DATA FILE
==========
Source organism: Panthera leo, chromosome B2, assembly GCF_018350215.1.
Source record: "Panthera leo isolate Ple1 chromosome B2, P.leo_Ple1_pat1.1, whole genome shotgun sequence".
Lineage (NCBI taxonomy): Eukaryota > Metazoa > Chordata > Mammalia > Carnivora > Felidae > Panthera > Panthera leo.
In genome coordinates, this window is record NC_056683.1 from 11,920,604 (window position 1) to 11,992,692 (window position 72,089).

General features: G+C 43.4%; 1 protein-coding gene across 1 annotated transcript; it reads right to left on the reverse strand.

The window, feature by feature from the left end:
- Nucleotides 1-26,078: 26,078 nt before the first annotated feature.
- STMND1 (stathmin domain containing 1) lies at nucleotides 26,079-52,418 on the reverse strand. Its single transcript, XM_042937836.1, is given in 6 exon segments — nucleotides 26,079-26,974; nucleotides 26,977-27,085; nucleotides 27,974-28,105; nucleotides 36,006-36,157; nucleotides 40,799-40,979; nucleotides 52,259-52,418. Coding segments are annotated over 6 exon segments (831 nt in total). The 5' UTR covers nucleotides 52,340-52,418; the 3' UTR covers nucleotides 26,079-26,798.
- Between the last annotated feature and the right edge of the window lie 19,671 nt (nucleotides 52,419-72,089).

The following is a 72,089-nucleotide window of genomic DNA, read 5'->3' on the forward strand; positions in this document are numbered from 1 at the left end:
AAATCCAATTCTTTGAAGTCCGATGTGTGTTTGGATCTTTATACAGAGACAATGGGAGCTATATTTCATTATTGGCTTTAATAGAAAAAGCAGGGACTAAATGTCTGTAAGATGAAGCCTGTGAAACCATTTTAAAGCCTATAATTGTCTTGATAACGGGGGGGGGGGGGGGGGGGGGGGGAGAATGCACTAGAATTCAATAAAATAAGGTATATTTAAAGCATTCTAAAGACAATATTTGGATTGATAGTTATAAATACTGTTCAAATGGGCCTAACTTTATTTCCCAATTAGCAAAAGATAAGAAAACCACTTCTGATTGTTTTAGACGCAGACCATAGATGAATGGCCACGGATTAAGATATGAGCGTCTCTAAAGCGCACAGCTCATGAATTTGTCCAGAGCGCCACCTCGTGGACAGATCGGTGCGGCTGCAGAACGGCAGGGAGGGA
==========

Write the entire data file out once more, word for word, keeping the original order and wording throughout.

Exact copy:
Source organism: Panthera leo, chromosome B2, assembly GCF_018350215.1.
Source record: "Panthera leo isolate Ple1 chromosome B2, P.leo_Ple1_pat1.1, whole genome shotgun sequence".
Lineage (NCBI taxonomy): Eukaryota > Metazoa > Chordata > Mammalia > Carnivora > Felidae > Panthera > Panthera leo.
In genome coordinates, this window is record NC_056683.1 from 11,920,604 (window position 1) to 11,992,692 (window position 72,089).

General features: G+C 43.4%; 1 protein-coding gene across 1 annotated transcript; it reads right to left on the reverse strand.

The window, feature by feature from the left end:
- Nucleotides 1-26,078: 26,078 nt before the first annotated feature.
- STMND1 (stathmin domain containing 1) lies at nucleotides 26,079-52,418 on the reverse strand. Its single transcript, XM_042937836.1, is given in 6 exon segments — nucleotides 26,079-26,974; nucleotides 26,977-27,085; nucleotides 27,974-28,105; nucleotides 36,006-36,157; nucleotides 40,799-40,979; nucleotides 52,259-52,418. Coding segments are annotated over 6 exon segments (831 nt in total). The 5' UTR covers nucleotides 52,340-52,418; the 3' UTR covers nucleotides 26,079-26,798.
- Between the last annotated feature and the right edge of the window lie 19,671 nt (nucleotides 52,419-72,089).

The following is a 72,089-nucleotide window of genomic DNA, read 5'->3' on the forward strand; positions in this document are numbered from 1 at the left end:
AAATCCAATTCTTTGAAGTCCGATGTGTGTTTGGATCTTTATACAGAGACAATGGGAGCTATATTTCATTATTGGCTTTAATAGAAAAAGCAGGGACTAAATGTCTGTAAGATGAAGCCTGTGAAACCATTTTAAAGCCTATAATTGTCTTGATAACGGGGGGGGGGGGGGGGGGGGGGGGAGAATGCACTAGAATTCAATAAAATAAGGTATATTTAAAGCATTCTAAAGACAATATTTGGATTGATAGTTATAAATACTGTTCAAATGGGCCTAACTTTATTTCCCAATTAGCAAAAGATAAGAAAACCACTTCTGATTGTTTTAGACGCAGACCATAGATGAATGGCCACGGATTAAGATATGAGCGTCTCTAAAGCGCACAGCTCATGAATTTGTCCAGAGCGCCACCTCGTGGACAGATCGGTGCGGCTGCAGAACGGCAGGGAGGGA